Mass-market casual games will generate just as much revenue for network operators as mobile music and TV in the near future, according to a recent report.
Analysts at Juniper Research said that the trend for made-for-mobile games will be driven by continued growth in mobile subscribers, faster 3G roll-out, changing demographics and falling games prices.
Games that use the inherent strengths of the mobile platform, rather than try to replicate console or PC games on a small mobile handset, will be key.
In addition to the traditional core 12-25 year-old male electronic games players, older players and female players are becoming increasingly influential.
The first generation of gamers is now middle-aged and looking for ways to continue playing in a way suited to their hectic lifestyles.
Female gamers are also emerging as a powerful market force and more games designed with the female psyche in mind are being brought to the market.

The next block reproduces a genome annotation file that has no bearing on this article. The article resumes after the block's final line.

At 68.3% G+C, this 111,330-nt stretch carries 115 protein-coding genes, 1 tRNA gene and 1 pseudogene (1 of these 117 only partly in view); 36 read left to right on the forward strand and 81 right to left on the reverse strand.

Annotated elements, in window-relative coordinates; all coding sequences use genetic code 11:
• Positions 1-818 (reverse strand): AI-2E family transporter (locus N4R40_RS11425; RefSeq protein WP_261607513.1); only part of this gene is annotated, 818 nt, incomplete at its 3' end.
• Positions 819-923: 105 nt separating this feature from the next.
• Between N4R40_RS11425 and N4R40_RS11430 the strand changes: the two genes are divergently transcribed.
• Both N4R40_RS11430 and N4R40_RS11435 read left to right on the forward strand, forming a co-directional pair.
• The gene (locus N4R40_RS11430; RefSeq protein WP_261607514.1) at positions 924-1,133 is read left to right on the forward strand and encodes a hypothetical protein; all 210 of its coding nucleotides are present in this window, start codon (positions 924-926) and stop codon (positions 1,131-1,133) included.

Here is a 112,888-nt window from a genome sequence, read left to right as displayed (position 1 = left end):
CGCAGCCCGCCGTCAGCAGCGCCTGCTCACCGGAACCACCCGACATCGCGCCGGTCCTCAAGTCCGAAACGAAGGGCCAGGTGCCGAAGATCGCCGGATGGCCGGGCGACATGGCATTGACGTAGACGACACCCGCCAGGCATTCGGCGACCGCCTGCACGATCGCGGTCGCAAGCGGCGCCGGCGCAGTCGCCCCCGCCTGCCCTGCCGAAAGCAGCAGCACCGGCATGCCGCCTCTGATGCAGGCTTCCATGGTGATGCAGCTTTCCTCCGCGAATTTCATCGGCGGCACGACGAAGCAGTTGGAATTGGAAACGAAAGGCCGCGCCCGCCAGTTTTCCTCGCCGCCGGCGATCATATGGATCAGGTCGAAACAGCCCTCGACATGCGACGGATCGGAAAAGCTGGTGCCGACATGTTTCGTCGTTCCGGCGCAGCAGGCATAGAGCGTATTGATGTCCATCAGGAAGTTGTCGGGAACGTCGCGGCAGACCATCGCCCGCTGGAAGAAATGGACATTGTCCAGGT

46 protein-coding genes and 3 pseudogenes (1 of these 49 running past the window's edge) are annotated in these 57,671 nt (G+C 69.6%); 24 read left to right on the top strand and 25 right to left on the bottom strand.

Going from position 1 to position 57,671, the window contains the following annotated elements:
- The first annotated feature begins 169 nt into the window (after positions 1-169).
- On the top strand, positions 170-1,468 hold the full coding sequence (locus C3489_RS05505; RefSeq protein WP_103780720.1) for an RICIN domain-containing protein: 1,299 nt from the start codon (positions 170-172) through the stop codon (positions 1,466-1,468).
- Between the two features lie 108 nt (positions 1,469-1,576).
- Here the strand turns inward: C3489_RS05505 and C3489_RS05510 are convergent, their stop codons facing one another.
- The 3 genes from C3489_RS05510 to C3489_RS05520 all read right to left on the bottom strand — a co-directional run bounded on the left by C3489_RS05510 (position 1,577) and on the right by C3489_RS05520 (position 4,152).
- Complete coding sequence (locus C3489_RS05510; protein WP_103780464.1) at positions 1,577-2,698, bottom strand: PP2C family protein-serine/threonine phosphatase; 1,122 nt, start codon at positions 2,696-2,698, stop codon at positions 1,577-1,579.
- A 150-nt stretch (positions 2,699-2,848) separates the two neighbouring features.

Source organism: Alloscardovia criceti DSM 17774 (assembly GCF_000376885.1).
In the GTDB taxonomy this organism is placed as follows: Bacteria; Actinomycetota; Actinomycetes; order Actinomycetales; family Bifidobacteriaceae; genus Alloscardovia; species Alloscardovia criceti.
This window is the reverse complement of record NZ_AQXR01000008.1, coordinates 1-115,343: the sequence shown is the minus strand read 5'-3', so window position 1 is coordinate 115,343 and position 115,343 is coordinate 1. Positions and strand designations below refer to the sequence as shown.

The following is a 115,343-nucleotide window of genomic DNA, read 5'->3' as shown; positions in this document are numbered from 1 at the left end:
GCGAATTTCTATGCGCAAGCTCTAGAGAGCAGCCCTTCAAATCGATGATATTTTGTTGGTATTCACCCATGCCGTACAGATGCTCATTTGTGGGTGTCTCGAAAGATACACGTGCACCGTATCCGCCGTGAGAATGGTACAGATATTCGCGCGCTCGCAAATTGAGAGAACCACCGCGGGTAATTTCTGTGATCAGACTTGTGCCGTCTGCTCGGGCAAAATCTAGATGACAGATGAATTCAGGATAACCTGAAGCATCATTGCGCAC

Juniper Research estimates that global revenues for mobile games will grow from US$3 billion in 2006 to US$10.5 billion in 2009.
Looking further into the future, continued growth of mobile subscribers in developing markets, and a continuation of the demographic shift, will propel the global mobile games market to annual revenues of US$17.6 billion.
This will produce a cumulative revenue stream of nearly US$57 billion over the six years, according to the report.
The Asia Pacific region has dominated the market since its inception, with the Japanese and South Korean markets in the vanguard.
Asia Pacific is forecast to contribute 38 percent to cumulative revenues from 2006 to 2011, Europe 31 percent and North America 22 percent.
"Mobile games have come of age," said Bruce Gibson, research director at Juniper Research.
"They are a different family of entertainment products with their own characteristics. The casual games sector is going to be the market driver, even though it may not be at the leading edge of mobile games technology."
Mobile gaming to rival TV and music
By Andrew Charlesworth on Oct 9, 2006 10:03AM